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I was proving a problem which states that: let $\{x_n\}_n$ be a monotone sequence of real numbers. Show that $\{x_n\}_n$ is convergent if and only if it is bounded.

I have proven that if the sequence is monotone and bounded, it is convergent. But must I prove the reverse case where I assume that the sequence is monotone and convergent and prove boundedness? I assume this is trivial because if the sequence is increasing or decreasing and is bounded, then the limit must be the supremum or the infimum.

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  • $\begingroup$ perhaps what you mean by "trivial" here is that any convergent sequence in $\mathbb{R}$, monotone or not, must be bounded. so certainly that direction is a more relaxed exercise. maybe try showing that an unbounded sequence cannot be a Cauchy sequence, and thus, a fortiori, cannot be convergent. $\endgroup$ – David Holden Mar 12 '15 at 1:36
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It's trivial, but for a different reason: a convergent sequence in any metric space is bounded. Suppose $\{x_n\}$ isn't bounded. Then no open ball centered at $x$ contains all points of the sequence. So for each $k$, we can find a point $x_{n_k}$ such that $d(x,x_{n_k})>k$. Take $\varepsilon=1$. Then for any $N$, we have a positive integer $n_k$ such that $d(x,x_{n_k})>k>1$. Hence, $x_n$ does not converge to $x$, a contradiction.

In fact, any Cauchy sequence is bounded. It's a good exercise to prove that as well.

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Needless to use a proof by contradiction: if $(x_n)$ converges to $\ell$ in a metric space, then for every $\varepsilon>0$ there exists $N$ such that $d(x_n,\ell)<\varepsilon$ for all $n>N$.

Here every $x_n$ belongs to the ball $$B(\ell, \max(\varepsilon, d(x_0,\ell),d(x_1,\ell),\dots, d(x_N,\ell)).$$

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  • $\begingroup$ There's various ways to prove this. I gave a few here: math.stackexchange.com/questions/1180332/… $\endgroup$ – Math1000 Mar 12 '15 at 1:48
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    $\begingroup$ You beat me to it. I was going to say very nearly the same thing. Convergence puts the tail in any given ball, so there are at most finitely many other points at the head of the sequence to consider. +1 for you. $\endgroup$ – MPW Mar 12 '15 at 1:49
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First, assume the sequence is monotone increasing i.e. $x_n \le x_{n+1}$ for all $n$.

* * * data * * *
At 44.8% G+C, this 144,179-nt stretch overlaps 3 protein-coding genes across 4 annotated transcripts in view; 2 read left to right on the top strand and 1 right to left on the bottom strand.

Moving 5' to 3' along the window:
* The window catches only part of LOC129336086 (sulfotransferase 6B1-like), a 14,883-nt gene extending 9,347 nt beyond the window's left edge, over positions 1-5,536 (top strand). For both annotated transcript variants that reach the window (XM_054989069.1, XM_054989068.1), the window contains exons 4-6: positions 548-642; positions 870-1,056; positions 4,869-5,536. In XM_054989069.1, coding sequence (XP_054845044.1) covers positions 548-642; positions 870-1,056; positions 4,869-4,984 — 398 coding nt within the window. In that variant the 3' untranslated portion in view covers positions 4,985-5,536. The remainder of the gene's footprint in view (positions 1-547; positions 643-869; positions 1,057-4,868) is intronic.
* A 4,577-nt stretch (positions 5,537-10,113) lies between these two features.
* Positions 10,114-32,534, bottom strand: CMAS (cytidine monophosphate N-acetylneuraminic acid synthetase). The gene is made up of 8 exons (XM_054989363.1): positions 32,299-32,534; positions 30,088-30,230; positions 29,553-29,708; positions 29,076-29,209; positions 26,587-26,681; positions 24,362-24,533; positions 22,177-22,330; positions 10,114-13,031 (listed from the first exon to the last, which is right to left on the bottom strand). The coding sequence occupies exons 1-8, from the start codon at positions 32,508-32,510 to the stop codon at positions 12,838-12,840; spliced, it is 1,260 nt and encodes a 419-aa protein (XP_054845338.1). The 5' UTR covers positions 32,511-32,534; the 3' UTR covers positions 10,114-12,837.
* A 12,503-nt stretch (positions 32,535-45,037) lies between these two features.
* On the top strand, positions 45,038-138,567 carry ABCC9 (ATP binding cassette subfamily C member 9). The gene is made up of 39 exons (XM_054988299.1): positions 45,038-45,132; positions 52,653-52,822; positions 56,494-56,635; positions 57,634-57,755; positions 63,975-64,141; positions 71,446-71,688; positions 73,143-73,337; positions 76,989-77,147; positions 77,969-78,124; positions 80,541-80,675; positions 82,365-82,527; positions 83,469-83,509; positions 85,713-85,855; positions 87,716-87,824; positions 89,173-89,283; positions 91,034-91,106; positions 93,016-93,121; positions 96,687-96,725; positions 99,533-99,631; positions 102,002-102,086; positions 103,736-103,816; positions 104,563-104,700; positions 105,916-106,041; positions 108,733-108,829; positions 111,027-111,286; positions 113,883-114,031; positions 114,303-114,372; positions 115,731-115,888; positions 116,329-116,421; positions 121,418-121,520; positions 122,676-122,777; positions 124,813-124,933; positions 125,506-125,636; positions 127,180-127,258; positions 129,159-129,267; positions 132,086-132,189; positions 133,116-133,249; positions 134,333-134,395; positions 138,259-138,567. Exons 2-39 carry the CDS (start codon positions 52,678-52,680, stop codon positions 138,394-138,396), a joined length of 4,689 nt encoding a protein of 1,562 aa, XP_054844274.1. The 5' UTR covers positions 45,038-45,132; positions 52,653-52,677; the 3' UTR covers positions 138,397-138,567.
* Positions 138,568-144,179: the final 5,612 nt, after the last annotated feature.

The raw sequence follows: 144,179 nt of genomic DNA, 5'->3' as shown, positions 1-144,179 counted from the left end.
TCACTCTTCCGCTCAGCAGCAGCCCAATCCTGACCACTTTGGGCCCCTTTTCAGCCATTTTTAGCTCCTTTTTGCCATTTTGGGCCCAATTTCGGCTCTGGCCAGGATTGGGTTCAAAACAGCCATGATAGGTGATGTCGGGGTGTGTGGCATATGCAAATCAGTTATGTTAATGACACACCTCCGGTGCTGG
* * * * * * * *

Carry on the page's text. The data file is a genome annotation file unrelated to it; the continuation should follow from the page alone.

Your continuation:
What does it mean that the sequence converges? It means: there is some $x \in \mathbb{R}$ such that given $\varepsilon > 0$ there is an $N \in \mathbb{N}$ such that if $n \ge N$ then $$ |x_n - x| < \varepsilon $$ Hence, we have $x_n - x < \varepsilon$ so that $x_n < x + \varepsilon$ for all $n \ge N$. Now, $x_n$ is monotone, so what can you conclude about $x_n$ for $n < N$?

To wrap everything up, just pick $\varepsilon = 1$. Then there is an $N$ as above, and so for all $n \ge N$, $x_n < x + 1$. Hence, the sequence is bounded by $x + 1$.

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  • $\begingroup$ When you say, what can you conclude, do you mean that we can conclude since it is convergent and increasing, that this sequence is increasing to $x.$ If we just pick an epsilon, we have that it is bounded? $\endgroup$ – H5159 Mar 12 '15 at 2:01
  • $\begingroup$ @Frumpy No I mean that since $x_n$ is monotone, what can we conclude about the relation between $x_n$ for $n < N$ and $x_N$? $\endgroup$ – Ryan Sullivant Mar 12 '15 at 3:08
  • $\begingroup$ @Frumpy Well actually, I guess what you are saying is morally correct, just jumping ahead a few steps. $\endgroup$ – Ryan Sullivant Mar 12 '15 at 3:11
  • $\begingroup$ Could you fill in the steps I'm jumping ahead so I can understand? $\endgroup$ – H5159 Mar 12 '15 at 3:25
  • $\begingroup$ Since $x_n$ is monotone increasing and we know that $x_n \le X_N$ for $n < N$. So if $x_N < x + \varepsilon$ then $x_n \le x + \varepsilon$ when $n < N$ (we took care of the case $n \ge N$ earlier). $\endgroup$ – Ryan Sullivant Mar 12 '15 at 3:29
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More generally, a convergent series is bounded; monotone is not needed.

Proof:

Suppose $(x_n)_{n=1}^{\infty}$ is convergent to limit $L$.

Then, for any $\epsilon > 0$, there is a $N(\epsilon)$ such that, for $n > N(\epsilon)$, $|x_n-L| \le \epsilon$.

Therefore, for $n > N(\epsilon)$, $L-\epsilon \le x_n \le L+ \epsilon$.

Now, let $u(\epsilon) =\min(x_n)_{n=1}^{N(\epsilon)} $ and $v(\epsilon) =\max(x_n)_{n=1}^{N(\epsilon)} $. Then, for all $n$, $\min(u(\epsilon), L-\epsilon) \le x_n \le \max(v(\epsilon), L+ \epsilon) $, so the sequence is bounded.

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